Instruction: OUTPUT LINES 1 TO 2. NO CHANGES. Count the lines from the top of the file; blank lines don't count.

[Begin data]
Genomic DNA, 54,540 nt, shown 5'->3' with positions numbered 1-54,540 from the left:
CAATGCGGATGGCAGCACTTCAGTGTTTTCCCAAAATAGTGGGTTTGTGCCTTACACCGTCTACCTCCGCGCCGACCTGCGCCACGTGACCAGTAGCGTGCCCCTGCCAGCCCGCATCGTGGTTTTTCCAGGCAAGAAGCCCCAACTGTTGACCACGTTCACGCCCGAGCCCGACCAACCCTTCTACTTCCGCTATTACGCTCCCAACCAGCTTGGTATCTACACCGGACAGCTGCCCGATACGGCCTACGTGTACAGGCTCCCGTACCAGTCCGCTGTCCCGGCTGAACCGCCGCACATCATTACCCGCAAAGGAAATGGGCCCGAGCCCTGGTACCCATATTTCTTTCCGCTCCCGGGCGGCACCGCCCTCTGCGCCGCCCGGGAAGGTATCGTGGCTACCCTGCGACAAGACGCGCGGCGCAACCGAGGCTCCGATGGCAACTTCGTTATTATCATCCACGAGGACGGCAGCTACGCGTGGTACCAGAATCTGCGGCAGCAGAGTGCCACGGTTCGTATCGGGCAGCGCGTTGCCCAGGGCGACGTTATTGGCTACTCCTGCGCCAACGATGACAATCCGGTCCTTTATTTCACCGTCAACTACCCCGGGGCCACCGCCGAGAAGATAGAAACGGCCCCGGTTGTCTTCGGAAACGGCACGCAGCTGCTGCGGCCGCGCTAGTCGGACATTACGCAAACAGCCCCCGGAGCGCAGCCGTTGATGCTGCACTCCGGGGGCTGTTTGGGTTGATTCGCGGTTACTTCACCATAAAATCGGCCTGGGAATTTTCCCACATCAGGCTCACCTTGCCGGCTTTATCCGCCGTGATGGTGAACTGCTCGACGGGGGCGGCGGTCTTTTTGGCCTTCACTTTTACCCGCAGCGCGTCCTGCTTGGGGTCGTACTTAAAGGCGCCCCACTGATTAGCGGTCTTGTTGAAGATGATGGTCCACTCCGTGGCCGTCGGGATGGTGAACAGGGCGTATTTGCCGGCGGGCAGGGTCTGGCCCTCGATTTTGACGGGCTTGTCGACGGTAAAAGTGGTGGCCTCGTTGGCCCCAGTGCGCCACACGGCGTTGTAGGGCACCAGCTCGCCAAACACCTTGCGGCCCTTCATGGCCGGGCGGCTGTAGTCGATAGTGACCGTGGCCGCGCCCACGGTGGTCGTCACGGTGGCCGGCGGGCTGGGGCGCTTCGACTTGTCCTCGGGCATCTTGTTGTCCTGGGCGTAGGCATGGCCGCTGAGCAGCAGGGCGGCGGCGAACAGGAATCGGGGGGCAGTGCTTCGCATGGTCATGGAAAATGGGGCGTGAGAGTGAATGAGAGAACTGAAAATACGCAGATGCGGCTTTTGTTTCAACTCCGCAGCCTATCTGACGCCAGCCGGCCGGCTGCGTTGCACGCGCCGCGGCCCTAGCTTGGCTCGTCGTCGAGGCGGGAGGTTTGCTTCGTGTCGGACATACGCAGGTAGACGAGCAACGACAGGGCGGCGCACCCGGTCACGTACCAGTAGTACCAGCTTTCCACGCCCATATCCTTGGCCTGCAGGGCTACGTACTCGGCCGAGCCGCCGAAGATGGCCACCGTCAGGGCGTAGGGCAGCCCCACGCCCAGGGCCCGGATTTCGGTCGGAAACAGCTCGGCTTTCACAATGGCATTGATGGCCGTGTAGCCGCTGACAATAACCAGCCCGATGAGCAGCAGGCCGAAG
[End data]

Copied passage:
Genomic DNA, 54,540 nt, shown 5'->3' with positions numbered 1-54,540 from the left:
CAATGCGGATGGCAGCACTTCAGTGTTTTCCCAAAATAGTGGGTTTGTGCCTTACACCGTCTACCTCCGCGCCGACCTGCGCCACGTGACCAGTAGCGTGCCCCTGCCAGCCCGCATCGTGGTTTTTCCAGGCAAGAAGCCCCAACTGTTGACCACGTTCACGCCCGAGCCCGACCAACCCTTCTACTTCCGCTATTACGCTCCCAACCAGCTTGGTATCTACACCGGACAGCTGCCCGATACGGCCTACGTGTACAGGCTCCCGTACCAGTCCGCTGTCCCGGCTGAACCGCCGCACATCATTACCCGCAAAGGAAATGGGCCCGAGCCCTGGTACCCATATTTCTTTCCGCTCCCGGGCGGCACCGCCCTCTGCGCCGCCCGGGAAGGTATCGTGGCTACCCTGCGACAAGACGCGCGGCGCAACCGAGGCTCCGATGGCAACTTCGTTATTATCATCCACGAGGACGGCAGCTACGCGTGGTACCAGAATCTGCGGCAGCAGAGTGCCACGGTTCGTATCGGGCAGCGCGTTGCCCAGGGCGACGTTATTGGCTACTCCTGCGCCAACGATGACAATCCGGTCCTTTATTTCACCGTCAACTACCCCGGGGCCACCGCCGAGAAGATAGAAACGGCCCCGGTTGTCTTCGGAAACGGCACGCAGCTGCTGCGGCCGCGCTAGTCGGACATTACGCAAACAGCCCCCGGAGCGCAGCCGTTGATGCTGCACTCCGGGGGCTGTTTGGGTTGATTCGCGGTTACTTCACCATAAAATCGGCCTGGGAATTTTCCCACATCAGGCTCACCTTGCCGGCTTTATCCGCCGTGATGGTGAACTGCTCGACGGGGGCGGCGGTCTTTTTGGCCTTCACTTTTACCCGCAGCGCGTCCTGCTTGGGGTCGTACTTAAAGGCGCCCCACTGATTAGCGGTCTTGTTGAAGATGATGGTCCACTCCGTGGCCGTCGGGATGGTGAACAGGGCGTATTTGCCGGCGGGCAGGGTCTGGCCCTCGATTTTGACGGGCTTGTCGACGGTAAAAGTGGTGGCCTCGTTGGCCCCAGTGCGCCACACGGCGTTGTAGGGCACCAGCTCGCCAAACACCTTGCGGCCCTTCATGGCCGGGCGGCTGTAGTCGATAGTGACCGTGGCCGCGCCCACGGTGGTCGTCACGGTGGCCGGCGGGCTGGGGCGCTTCGACTTGTCCTCGGGCATCTTGTTGTCCTGGGCGTAGGCATGGCCGCTGAGCAGCAGGGCGGCGGCGAACAGGAATCGGGGGGCAGTGCTTCGCATGGTCATGGAAAATGGGGCGTGAGAGTGAATGAGAGAACTGAAAATACGCAGATGCGGCTTTTGTTTCAACTCCGCAGCCTATCTGACGCCAGCCGGCCGGCTGCGTTGCACGCGCCGCGGCCCTAGCTTGGCTCGTCGTCGAGGCGGGAGGTTTGCTTCGTGTCGGACATACGCAGGTAGACGAGCAACGACAGGGCGGCGCACCCGGTCACGTACCAGTAGTACCAGCTTTCCACGCCCATATCCTTGGCCTGCAGGGCTACGTACTCGGCCGAGCCGCCGAAGATGGCCACCGTCAGGGCGTAGGGCAGCCCCACGCCCAGGGCCCGGATTTCGGTCGGAAACAGCTCGGCTTTCACAATGGCATTGATGGCCGTGTAGCCGCTGACAATAACCAGCCCGATGAGCAGCAGGCCGAAG